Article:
The discovery of new non-nucleoside antiviral compounds is of significant and growing interest for treating herpes virus infections due to the emergence of nucleoside-resistant strains. Using a whole cell virus-induced cytopathogenic assay, we tested a series of substituted triaryl heterocyclic compounds including acridones, xanthones, and acridines. The compounds which showed activity against Herpes Simplex-1 and/or Herpes Simplex-2 were further assayed for inhibition of topoisomerase activity to gain insight into the mechanism of action. The results indicate that the acridine analogs bearing substituted carboxamides and bulky 9-amino functionalities are able to inhibit herpes infections as well as inhibit topoisomerase II relaxation of supercoiled DNA. Given the mechanism of action of amsacrine (a closely related, well-studied 9-amino substituted acridine), the compounds were further tested in a DNA topoisomerase II cleavage assay to determine if the compounds function as poisons. The results show that the acridines synthesized in this study function through a different mechanism to that of amsacrine, most likely by blocking topoisomerase binding to DNA (akin to that of aclarubicin). This not only suggests a unique mechanism of action in treating herpes virus infections, but also may be of great interest in the development of anticancer agents that target topoisomerase II activity.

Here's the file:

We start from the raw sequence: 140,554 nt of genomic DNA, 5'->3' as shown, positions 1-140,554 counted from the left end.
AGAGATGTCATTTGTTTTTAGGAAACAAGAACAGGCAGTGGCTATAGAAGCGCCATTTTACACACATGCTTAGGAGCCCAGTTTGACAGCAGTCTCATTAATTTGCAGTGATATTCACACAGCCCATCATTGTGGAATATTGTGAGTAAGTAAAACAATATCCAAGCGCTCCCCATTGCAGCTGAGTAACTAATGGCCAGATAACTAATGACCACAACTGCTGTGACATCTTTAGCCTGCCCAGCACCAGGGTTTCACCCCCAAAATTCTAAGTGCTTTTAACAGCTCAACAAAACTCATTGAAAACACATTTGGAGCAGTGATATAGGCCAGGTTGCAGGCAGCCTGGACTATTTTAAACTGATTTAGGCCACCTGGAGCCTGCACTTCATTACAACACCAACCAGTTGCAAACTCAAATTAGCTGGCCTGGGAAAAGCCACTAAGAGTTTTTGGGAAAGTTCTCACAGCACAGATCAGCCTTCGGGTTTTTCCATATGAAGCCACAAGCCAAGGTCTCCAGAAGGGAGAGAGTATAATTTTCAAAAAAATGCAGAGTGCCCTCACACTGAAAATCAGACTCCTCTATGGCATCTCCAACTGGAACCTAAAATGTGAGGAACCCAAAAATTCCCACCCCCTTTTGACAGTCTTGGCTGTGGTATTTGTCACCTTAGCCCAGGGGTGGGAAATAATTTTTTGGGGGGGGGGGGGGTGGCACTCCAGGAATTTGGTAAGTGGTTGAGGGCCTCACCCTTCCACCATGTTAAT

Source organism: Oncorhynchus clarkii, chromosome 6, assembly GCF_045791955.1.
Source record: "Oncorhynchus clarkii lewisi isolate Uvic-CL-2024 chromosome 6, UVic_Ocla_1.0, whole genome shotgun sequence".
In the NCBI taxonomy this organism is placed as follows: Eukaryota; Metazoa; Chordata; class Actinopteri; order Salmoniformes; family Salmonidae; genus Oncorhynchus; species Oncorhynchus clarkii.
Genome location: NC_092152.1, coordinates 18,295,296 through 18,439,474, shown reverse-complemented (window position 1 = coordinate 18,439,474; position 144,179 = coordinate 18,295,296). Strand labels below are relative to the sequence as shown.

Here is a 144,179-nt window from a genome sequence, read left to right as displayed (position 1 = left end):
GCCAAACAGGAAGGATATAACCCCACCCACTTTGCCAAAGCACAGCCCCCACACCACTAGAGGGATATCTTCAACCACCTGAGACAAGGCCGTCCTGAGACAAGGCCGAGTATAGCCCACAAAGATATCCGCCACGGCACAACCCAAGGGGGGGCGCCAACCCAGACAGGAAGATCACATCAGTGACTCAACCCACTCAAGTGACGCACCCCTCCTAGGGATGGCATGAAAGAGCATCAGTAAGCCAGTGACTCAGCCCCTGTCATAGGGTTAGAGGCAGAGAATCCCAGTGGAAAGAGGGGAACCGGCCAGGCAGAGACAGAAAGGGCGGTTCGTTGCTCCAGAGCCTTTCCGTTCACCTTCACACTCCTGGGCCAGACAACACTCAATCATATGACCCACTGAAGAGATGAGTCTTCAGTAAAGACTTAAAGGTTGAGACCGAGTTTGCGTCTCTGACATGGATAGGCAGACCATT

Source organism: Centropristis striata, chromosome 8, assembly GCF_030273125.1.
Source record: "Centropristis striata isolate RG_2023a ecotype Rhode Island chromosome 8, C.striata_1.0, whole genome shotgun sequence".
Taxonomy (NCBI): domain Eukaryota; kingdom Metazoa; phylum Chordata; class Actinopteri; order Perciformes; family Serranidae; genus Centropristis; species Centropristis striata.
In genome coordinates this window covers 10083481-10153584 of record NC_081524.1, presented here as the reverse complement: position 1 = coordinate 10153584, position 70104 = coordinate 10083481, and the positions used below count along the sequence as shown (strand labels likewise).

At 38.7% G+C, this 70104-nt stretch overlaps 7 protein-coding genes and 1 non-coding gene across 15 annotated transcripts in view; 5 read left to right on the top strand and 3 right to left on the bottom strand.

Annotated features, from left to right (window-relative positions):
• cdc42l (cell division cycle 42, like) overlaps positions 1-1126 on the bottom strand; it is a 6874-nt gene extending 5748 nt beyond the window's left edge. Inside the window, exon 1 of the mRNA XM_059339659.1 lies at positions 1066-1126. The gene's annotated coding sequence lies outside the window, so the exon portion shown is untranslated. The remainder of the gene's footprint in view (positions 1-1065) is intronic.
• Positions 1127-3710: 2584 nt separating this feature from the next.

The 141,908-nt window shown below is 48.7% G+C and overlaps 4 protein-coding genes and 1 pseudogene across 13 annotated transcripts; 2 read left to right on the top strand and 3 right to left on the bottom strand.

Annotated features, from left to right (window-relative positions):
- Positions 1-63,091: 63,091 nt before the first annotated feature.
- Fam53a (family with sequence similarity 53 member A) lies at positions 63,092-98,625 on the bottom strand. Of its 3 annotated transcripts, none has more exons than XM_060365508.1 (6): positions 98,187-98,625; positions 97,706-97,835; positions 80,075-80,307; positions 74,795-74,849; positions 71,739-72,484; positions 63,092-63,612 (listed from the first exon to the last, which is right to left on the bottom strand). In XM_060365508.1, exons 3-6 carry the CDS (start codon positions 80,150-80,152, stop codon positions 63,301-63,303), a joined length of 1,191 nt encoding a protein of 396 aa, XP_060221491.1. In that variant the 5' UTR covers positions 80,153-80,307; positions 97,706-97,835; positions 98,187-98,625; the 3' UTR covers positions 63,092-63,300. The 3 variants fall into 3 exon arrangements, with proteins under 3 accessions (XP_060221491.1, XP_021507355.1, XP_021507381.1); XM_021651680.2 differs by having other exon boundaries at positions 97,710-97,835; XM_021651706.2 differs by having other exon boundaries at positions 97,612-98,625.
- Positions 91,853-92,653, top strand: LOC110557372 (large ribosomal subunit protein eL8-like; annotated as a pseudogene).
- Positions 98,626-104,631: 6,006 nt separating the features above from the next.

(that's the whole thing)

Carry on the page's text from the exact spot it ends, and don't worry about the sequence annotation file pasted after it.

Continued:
- DNA binding
- Herpes virus
- Topoisomerase catalytic inhibitor
- Topoisomerase poison